Organization’s Name Says It All

It likely ranks as one of Broken Arrow’s most “invisible” community service organizations – invisible, that is, until the city or school district comes up with a bond issue proposal and needs a helping hand in getting voters to approve it.
That’s when the Build A Better Broken Arrow Committee, an organization created in 1991 by local attorney and civic leader Russell Peterson, comes alive. Its mission is both simple and straight-forward: “support efforts to bring the best infrastructure, services, and amenities to our city and make it thrive.”
This year, the not-for-profit organization is being led by Peterson as president, Air Assurance Vice President/Owner David Rampey as vice president, retired educator Hazel Koehler as treasurer and newspaper editor Bob Lewis as secretary.
Peterson notes that by law, city and school officials cannot ask citizens to vote yes on any bond package. All they can do is present information to help voters make an informed decision.
“That’s where we come in,” he said.  “As concerned citizens we have every right to endorse these measures and urge our friends and neighbors to do the same. That’s exactly what we are here to do.”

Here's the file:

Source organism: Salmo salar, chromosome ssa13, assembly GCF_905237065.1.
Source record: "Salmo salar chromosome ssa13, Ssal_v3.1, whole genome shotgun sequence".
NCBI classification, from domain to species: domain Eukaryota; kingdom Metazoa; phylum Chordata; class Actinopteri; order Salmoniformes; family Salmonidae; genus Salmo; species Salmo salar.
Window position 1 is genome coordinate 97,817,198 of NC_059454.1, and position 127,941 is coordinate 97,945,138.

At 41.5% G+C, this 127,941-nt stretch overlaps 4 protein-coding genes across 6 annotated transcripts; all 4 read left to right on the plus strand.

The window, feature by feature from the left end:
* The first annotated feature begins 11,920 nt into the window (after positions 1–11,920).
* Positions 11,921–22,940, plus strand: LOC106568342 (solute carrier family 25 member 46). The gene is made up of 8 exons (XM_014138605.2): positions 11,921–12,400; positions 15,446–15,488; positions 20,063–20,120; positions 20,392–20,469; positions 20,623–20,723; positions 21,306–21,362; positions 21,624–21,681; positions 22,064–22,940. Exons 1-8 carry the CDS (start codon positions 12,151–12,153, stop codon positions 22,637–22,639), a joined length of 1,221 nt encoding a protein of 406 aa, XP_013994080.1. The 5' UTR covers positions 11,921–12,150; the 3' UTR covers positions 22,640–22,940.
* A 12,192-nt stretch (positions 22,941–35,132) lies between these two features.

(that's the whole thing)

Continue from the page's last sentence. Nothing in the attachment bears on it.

None of that means the organization is a rubber stamp. In fact, it feels one of its most important responsibilities involves analyzing all aspects of proposed bond packages and suggesting modifications if it thinks they are necessary.
It is a formula that has proven to be highly effective.
Its most recent success involved helping shape and promote the largest general obligation bond issue in the city’s history — a $210 million package designed to help fuel community growth for the next 10-plus years.
Since 1991, Broken Arrow has grown from a community with 60,539 residents into the state’s fourth largest city with a population in excess of 108,300 people. It is the millions of dollars made available by passage of periodic bond issues that have allowed education and city leaders to stay ahead of the physical needs of this rapid expansion.
“Our goal is to help keep this momentum going,” Peterson said..

March 2019